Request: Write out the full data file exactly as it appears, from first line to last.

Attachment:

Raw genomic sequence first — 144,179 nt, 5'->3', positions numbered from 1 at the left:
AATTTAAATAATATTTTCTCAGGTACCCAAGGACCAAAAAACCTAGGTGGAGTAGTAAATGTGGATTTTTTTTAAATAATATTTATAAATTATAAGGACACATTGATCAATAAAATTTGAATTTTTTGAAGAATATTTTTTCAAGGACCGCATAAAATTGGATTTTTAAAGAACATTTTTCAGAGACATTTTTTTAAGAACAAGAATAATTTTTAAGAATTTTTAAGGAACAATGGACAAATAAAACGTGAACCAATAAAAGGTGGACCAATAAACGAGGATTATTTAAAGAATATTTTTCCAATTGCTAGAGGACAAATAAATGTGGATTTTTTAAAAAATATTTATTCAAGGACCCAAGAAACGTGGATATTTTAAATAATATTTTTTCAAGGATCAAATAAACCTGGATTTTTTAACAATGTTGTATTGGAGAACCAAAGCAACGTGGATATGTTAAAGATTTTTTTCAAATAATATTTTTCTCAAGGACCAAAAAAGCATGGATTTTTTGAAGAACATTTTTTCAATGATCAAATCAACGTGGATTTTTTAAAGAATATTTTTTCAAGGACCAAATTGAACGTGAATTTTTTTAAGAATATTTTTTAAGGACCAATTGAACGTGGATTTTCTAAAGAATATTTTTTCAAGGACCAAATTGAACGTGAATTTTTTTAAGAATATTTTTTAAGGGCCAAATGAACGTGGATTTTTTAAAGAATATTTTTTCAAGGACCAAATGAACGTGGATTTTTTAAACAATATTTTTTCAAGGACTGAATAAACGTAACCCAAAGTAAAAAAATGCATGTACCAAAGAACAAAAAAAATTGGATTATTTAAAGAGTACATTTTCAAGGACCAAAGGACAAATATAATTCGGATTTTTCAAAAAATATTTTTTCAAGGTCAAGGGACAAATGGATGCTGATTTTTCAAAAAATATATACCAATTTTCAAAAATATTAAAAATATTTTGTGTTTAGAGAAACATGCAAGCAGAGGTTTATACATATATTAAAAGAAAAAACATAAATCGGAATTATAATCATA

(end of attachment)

Raw genomic sequence first — 144,179 nt, 5'->3', positions numbered from 1 at the left:
AATTTAAATAATATTTTCTCAGGTACCCAAGGACCAAAAAACCTAGGTGGAGTAGTAAATGTGGATTTTTTTTAAATAATATTTATAAATTATAAGGACACATTGATCAATAAAATTTGAATTTTTTGAAGAATATTTTTTCAAGGACCGCATAAAATTGGATTTTTAAAGAACATTTTTCAGAGACATTTTTTTAAGAACAAGAATAATTTTTAAGAATTTTTAAGGAACAATGGACAAATAAAACGTGAACCAATAAAAGGTGGACCAATAAACGAGGATTATTTAAAGAATATTTTTCCAATTGCTAGAGGACAAATAAATGTGGATTTTTTAAAAAATATTTATTCAAGGACCCAAGAAACGTGGATATTTTAAATAATATTTTTTCAAGGATCAAATAAACCTGGATTTTTTAACAATGTTGTATTGGAGAACCAAAGCAACGTGGATATGTTAAAGATTTTTTTCAAATAATATTTTTCTCAAGGACCAAAAAAGCATGGATTTTTTGAAGAACATTTTTTCAATGATCAAATCAACGTGGATTTTTTAAAGAATATTTTTTCAAGGACCAAATTGAACGTGAATTTTTTTAAGAATATTTTTTAAGGACCAATTGAACGTGGATTTTCTAAAGAATATTTTTTCAAGGACCAAATTGAACGTGAATTTTTTTAAGAATATTTTTTAAGGGCCAAATGAACGTGGATTTTTTAAAGAATATTTTTTCAAGGACCAAATGAACGTGGATTTTTTAAACAATATTTTTTCAAGGACTGAATAAACGTAACCCAAAGTAAAAAAATGCATGTACCAAAGAACAAAAAAAATTGGATTATTTAAAGAGTACATTTTCAAGGACCAAAGGACAAATATAATTCGGATTTTTCAAAAAATATTTTTTCAAGGTCAAGGGACAAATGGATGCTGATTTTTCAAAAAATATATACCAATTTTCAAAAATATTAAAAATATTTTGTGTTTAGAGAAACATGCAAGCAGAGGTTTATACATATATTAAAAGAAAAAACATAAATCGGAATTATAATCATA